Qatar's Oxygen Park is the perfect antidote to the desert heat

A new park in Doha's Education City, especially designed by Aecom and inspired by the desert environment, offers an innovative natural space and a much needed ‘green lung' to the local community

oxygen park qatar aerial
Oxygen Park sits in Education City, in the outskirts of Doha, Qatar
(Image credit: Markus Elblaus)

In the outskirts of Doha, nestled low, next to soaring landmark architecture such as OMA's National Library and Qatar Foundation Headquarters, sits a new green, open space. Designed by Aecom, Oxygen Park was conceived as an important 'green lung' for Education City, the Qatari capital's university and learning quarter. 

Sitting in the heart of a campus with students from over 50 countries, the park was designed to not only provide an urban connection between different parts of the wider area, but also create a verdant landscape for people to walk, exercise and rest in.  

Helping the health and wellbeing of its users and the local community were a key goal for the design team. Aecom responded by creating an area that unites provisions for different kinds of activities in a carefully composed whole. There's a track for running, and bespoke benches to rest, open areas and subterranean pitches to play and sheltered parts to hide from the region's intense summer sun. The park is a composition of series of sub-areas, open and closed, green and built. 

Qatar’s Oxygen Park, curved grass and concrete pathways, framed by ground and tall balloon shaped lights, sculpturally designed landscape with trees and grass verges, with buildings in the distance against a grey sky

(Image credit: Markus Elblaus)

‘From a conceptual point of view, designing a park is not that different to a building,' explains Aecom creative director and architect Erik Behrens. ‘It starts with a programme and idea driving the logic of form and organization. Parks are inevitably outdoors, and they are always in a particular geography, they each have very different climates and temperatures and are bound to ecological processes.'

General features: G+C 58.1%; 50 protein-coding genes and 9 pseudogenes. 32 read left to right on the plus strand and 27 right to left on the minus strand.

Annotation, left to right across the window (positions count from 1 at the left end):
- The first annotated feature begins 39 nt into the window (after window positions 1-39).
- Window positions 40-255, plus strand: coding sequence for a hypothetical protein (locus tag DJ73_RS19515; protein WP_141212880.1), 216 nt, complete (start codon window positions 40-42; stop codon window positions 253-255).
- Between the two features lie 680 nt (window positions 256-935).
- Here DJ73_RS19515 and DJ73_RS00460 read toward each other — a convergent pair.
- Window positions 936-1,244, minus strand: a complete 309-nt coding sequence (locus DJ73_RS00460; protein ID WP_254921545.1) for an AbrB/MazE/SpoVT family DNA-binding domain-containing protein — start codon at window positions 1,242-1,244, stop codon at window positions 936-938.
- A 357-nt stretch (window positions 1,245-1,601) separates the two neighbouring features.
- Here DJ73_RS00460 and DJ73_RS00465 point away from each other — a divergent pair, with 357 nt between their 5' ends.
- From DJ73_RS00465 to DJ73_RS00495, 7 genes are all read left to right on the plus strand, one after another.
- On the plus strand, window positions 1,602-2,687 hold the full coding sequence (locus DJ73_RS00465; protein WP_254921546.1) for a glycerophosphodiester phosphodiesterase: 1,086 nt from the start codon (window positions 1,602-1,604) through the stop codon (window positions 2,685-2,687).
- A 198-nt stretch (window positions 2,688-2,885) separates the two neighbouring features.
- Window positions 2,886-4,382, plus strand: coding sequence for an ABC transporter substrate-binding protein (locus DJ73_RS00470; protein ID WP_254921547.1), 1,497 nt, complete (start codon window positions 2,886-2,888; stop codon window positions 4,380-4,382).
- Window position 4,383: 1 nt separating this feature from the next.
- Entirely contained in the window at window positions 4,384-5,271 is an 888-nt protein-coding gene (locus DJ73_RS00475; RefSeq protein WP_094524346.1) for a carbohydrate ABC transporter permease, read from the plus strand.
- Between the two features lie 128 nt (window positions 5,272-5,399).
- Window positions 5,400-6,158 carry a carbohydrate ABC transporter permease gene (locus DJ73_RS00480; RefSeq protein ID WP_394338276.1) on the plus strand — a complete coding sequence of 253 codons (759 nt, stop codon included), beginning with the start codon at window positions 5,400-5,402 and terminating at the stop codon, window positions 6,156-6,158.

This, Behrens, acknowledges is also true for buildings, and research and open mind in both cases is key. ‘In the case of Oxygen Park, we spent over a week in the desert learning about the principles of dynamic land formations and the beauty of wind-eroded rocks. In combining this with the programmatic components and vegetation, the design of this park emerged,' he continues. 

Looking to the Qatari natural landscape for clues was critical. ‘We drew our inspiration from the wind-eroded rocks and fluid land formations in Qatar,' says Behrens. ‘Oxygen Park is designed to convey a beautiful and fluid surface; its undulations enable it to flow effortlessly as ground, roof, wall, and ceiling.'

At the same time, a specially designed night time lighting scheme makes the park available after dark too, when temperatures are cooler.

Oxygen park Qatar curved design underpass, white and red striped pathway and reflective patterned stone walls. grass and trees through an opening in the distance

(Image credit: Markus Elblaus)

Oxygen park Qatar curved roof, glass fronted pavilion, lit up with interior lighting, rows of white and brown seating, man walking by, grass verge and trees surrounding the building, against a blue. grey sky

(Image credit: Markus Elblaus)

Night time image of oxygen park Qatar's walkway, brick walls, curved design with spot lighting, stone steps to the left, guiding light around the edge of the wall, neutral stone slab path with red stripe and grass verge to the right

(Image credit: Markus Elblaus)

Grass area, white and red stripe pathway and two white stone blocks in front of the Oxygen park Qatar waterfall, joggers running on the inside of the waterfall along another pathway which blurs out their image, tall tree tops in the distance

(Image credit: Markus Elblaus)


Ellie Stathaki is the Architecture & Environment Director at Wallpaper*. She trained as an architect at the Aristotle University of Thessaloniki in Greece and studied architectural history at the Bartlett in London. Now an established journalist, she has been a member of the Wallpaper* team since 2006, visiting buildings across the globe and interviewing leading architects such as Tadao Ando and Rem Koolhaas. Ellie has also taken part in judging panels, moderated events, curated shows and contributed in books, such as The Contemporary House (Thames & Hudson, 2018), Glenn Sestig Architecture Diary (2020) and House London (2022).

With contributions from